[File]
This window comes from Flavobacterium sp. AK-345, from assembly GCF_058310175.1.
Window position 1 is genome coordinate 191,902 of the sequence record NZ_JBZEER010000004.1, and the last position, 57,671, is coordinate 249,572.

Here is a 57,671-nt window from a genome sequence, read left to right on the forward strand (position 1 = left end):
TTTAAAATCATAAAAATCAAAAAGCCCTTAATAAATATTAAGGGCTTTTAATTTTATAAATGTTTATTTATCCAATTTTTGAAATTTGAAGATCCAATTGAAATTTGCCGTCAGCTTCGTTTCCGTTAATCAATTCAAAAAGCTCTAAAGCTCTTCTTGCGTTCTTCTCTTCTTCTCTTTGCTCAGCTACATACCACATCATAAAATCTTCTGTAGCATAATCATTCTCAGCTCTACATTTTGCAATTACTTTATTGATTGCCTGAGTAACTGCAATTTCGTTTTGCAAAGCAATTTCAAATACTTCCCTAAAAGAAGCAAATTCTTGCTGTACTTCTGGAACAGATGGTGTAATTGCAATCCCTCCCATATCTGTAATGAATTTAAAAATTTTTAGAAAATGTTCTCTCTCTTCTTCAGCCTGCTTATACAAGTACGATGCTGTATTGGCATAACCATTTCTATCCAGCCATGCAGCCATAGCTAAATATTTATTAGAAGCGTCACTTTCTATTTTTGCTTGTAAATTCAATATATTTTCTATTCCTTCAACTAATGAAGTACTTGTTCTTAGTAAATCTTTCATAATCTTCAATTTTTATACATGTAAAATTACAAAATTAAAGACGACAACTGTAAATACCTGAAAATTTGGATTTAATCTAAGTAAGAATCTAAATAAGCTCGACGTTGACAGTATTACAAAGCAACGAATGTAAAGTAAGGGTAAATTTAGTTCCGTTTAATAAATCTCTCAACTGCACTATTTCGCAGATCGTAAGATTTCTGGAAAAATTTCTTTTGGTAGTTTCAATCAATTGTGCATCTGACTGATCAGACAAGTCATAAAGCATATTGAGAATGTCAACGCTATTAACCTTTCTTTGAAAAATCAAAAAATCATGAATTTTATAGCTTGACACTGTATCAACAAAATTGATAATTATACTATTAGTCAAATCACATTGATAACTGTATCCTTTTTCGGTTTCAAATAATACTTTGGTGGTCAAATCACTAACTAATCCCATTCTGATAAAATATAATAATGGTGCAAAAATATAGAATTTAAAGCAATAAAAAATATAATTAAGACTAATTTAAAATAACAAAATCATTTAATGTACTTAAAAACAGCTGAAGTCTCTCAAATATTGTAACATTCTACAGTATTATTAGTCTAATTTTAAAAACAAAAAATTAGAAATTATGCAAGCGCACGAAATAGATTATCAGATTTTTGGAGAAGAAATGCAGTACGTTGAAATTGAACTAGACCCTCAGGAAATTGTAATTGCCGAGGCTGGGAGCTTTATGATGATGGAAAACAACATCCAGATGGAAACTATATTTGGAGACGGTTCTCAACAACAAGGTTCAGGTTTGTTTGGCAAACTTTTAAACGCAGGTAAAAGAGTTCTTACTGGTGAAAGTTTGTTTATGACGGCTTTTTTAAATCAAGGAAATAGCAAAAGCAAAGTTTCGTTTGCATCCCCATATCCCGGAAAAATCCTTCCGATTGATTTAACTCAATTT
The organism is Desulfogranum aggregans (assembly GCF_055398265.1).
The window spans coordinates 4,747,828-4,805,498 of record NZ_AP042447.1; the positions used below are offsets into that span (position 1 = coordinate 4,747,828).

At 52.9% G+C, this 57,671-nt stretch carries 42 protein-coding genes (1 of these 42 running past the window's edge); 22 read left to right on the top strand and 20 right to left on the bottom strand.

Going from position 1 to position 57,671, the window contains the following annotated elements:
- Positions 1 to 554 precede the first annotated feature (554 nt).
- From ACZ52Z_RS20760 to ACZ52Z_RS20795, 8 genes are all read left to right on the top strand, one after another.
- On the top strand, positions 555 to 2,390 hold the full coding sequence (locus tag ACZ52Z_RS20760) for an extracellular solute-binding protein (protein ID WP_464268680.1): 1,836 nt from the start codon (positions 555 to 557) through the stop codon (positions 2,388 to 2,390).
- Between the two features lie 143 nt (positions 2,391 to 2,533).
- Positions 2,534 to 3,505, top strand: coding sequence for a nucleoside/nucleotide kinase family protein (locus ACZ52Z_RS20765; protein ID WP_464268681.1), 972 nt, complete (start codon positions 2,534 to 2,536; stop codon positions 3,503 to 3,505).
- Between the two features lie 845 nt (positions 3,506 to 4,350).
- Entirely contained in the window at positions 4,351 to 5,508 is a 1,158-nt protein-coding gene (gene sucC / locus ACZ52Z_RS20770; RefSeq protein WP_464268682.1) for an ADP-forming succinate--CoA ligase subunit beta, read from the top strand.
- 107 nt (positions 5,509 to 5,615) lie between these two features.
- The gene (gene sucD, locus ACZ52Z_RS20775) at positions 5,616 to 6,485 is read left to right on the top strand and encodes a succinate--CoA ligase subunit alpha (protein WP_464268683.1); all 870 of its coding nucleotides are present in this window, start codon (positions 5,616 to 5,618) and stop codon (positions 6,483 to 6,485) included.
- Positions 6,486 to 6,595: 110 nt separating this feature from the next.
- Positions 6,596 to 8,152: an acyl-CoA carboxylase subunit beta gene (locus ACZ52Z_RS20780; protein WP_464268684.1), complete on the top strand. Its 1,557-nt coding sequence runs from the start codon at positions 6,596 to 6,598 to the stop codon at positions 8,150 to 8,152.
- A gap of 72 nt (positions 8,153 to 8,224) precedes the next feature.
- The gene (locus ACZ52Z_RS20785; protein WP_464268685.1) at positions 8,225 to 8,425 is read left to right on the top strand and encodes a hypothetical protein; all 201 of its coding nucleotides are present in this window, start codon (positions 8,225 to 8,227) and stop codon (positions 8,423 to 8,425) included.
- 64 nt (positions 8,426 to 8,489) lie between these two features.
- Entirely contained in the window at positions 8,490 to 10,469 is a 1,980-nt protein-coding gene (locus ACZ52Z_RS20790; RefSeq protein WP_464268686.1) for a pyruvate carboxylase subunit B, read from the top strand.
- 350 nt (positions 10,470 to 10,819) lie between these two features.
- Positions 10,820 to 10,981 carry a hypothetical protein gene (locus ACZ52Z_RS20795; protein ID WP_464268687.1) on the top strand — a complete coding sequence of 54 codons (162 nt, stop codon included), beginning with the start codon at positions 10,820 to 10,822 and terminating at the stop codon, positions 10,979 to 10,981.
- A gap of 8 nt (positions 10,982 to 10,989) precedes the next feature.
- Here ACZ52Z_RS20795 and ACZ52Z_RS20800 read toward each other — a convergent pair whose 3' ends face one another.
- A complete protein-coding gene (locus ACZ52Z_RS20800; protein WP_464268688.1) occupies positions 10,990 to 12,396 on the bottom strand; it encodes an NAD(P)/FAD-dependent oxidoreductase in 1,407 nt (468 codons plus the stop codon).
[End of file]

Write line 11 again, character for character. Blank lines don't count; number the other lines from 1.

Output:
- On the top strand, positions 555 to 2,390 hold the full coding sequence (locus tag ACZ52Z_RS20760) for an extracellular solute-binding protein (protein ID WP_464268680.1): 1,836 nt from the start codon (positions 555 to 557) through the stop codon (positions 2,388 to 2,390).